After being overwhelmed for the past decade by my “sabbatical into suburbia,” and after many false starts in trying to write down my experiences in the field, I finally broke down a few days ago and started a series of essays dedicated to the curious people I live near known as “neighbors.” After writing my first essay a few days ago, dedicated to “The Social Climbers,” I’ve been overwhelmed at who to examine next. Really, at the speed of a cautious minivan full of kids, the different categories of neighbor-type carefully drove by my brain until I could take it no more. So here is my second installment of the series. Perhaps you may even know this/these neighbor(s). I know one or two of them. I call them “The Profilers.”
Now in this day of intense police television drama, the term “profiler” takes on an exciting new meaning. It is not the meaning I’m referring to here in my bland cul-de-sac. When I say “profiler” I literally mean that this is the only part of the face you will ever see on these neighbors. For reasons unknown, as soon as The Profiler spies you out of the corner of their eye they turn away and pretend they have no idea you are standing next to them. Now I must emphasize that not all neighbors are a Profiler. There are many different crayons in the box. Even I am a crayon in this box.
The Profilers are a neighbor that took me a while to recognize. At first you wave hello, or look in their direction to catch their eye, but they are always too busy to notice or slow down to return your “hello.” You think, well they have a lot of children running around or must be on their way to an important business meeting. I’ll say “hello” next time. But the next time it’s the same, this time they’re juggling groceries, on the cell phone or dashing into the house like they are improperly digesting a rich and spicy lunch. “Next time,” you say. But the next time you see them they’re with some other Profilers. This time they are in deep discussion in their front yard about who knows what. Something flashes and you’re hopes are elevated, “Was that a wave?” As you return the gesture you notice by the grimace and shrieks from The Profilers that they are actually swatting at a bee that has decided to attack them. “Good Bee,” you think.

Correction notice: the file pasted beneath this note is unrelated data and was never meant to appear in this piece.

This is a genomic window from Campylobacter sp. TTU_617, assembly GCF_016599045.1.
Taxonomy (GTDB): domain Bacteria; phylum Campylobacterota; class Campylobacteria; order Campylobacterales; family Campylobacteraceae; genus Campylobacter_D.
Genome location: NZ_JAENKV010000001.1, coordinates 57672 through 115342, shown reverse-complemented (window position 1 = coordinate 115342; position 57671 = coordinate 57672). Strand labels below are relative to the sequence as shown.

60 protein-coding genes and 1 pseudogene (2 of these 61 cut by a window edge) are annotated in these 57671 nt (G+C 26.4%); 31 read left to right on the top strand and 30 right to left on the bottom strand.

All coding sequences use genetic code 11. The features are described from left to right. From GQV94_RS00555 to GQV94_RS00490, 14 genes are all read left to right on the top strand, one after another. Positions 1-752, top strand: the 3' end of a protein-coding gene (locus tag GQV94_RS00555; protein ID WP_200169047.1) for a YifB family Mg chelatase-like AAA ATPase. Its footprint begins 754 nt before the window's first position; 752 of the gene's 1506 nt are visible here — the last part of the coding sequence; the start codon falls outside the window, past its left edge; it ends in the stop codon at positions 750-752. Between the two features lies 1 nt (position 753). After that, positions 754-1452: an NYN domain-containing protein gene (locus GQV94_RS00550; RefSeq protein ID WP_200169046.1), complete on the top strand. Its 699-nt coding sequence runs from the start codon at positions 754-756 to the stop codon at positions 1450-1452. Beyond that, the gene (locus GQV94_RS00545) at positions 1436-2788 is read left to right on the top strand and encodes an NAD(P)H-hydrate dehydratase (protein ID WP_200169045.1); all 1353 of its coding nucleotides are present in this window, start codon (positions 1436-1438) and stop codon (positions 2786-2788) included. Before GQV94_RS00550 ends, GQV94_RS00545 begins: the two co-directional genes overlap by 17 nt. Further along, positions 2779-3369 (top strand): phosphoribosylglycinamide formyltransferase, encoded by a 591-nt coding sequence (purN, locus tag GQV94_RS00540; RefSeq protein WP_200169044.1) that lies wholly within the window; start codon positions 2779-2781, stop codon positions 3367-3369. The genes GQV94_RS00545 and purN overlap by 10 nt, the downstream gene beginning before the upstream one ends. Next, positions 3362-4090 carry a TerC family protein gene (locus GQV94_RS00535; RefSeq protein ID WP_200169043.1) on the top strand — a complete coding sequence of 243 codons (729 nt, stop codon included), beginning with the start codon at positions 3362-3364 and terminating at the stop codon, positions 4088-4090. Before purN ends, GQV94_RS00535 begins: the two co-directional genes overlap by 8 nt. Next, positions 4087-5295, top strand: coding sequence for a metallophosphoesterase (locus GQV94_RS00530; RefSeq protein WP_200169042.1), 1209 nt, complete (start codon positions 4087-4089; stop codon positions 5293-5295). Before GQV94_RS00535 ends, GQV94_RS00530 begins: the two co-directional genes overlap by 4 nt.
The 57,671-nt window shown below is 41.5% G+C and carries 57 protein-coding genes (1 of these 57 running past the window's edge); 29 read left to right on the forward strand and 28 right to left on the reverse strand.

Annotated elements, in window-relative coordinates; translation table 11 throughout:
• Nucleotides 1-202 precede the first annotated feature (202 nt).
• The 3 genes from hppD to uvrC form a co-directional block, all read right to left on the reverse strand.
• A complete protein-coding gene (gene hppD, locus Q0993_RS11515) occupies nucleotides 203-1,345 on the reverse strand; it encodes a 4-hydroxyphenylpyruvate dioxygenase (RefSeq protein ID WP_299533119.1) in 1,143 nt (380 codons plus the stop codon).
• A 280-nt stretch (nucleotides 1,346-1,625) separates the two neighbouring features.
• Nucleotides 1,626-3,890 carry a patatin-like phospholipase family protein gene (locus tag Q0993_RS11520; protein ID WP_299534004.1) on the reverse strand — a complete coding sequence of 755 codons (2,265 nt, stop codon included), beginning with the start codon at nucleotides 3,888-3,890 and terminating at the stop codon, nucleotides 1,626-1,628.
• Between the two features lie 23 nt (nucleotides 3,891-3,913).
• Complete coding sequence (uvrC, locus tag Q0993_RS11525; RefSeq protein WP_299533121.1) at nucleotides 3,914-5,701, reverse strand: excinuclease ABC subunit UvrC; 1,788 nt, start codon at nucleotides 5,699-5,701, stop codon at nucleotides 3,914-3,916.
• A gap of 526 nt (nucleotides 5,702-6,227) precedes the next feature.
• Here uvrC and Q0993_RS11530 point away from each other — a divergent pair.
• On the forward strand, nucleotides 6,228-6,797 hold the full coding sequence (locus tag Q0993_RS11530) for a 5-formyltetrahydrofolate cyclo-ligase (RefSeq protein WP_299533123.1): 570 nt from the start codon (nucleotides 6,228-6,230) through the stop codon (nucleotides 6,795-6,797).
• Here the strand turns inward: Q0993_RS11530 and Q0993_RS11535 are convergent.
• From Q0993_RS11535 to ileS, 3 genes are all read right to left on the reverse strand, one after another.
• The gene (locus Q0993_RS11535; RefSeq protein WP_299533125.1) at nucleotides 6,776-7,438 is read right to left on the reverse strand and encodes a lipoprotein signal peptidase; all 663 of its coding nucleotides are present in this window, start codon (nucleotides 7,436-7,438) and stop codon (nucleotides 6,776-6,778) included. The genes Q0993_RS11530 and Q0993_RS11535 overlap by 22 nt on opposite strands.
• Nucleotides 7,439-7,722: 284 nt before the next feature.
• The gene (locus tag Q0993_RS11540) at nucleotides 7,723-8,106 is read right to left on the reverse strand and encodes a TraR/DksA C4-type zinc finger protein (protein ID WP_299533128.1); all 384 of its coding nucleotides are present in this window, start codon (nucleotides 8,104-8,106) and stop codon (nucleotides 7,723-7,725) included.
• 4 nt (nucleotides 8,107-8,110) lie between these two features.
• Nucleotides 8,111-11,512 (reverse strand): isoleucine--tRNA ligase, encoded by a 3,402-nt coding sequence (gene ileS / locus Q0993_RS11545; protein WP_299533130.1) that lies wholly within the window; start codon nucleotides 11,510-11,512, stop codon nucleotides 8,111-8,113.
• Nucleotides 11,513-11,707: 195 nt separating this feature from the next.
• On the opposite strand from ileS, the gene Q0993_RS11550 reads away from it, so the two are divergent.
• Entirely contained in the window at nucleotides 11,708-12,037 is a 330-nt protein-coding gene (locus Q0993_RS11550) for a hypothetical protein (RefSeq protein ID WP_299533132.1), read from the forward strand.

Slowly it begins to sink in that The Profilers want nothing to do with anyone other than their select group of Profilers. You start to wonder, “What would happen if we were trapped in an elevator together? Would they speak to me then?” Seems that as long as a cell phone was handy the answer would be “no.” Maybe it’s for the best.
Here is a true story. One of the worst Profilers in my neighborhood and I were in an interesting social situation a few years ago that should have rightly resulted in an exchanged hello. I was standing in the checkout line at the grocery store when I recognized the back of the head directly in front of me. I knew that back of the head! It lived across the street from me. As this person turned around and faced me I realized I’d never seen their full-face before. I seriously was looking at a stranger. We locked eyes, and I knew she knew who I was because I’m not a Profiler. As soon as she saw me, and in textbook Profiler haste, she said not a word, about-faced and continued unloading her cart. Never to turn around again. True story! It really is quite funny.
So, why are The Profilers so exclusive? I can only make guesses. I’ve never spoken to The Profilers directly in more than two or three word hurried and awkward sentences at a time. These exchanges are at the mailbox or bus stop. Here is the exchange after nearly a decade: “Hi! How are you?” Neither of us sticks around to hear the other’s answer. I’ve come to accept it.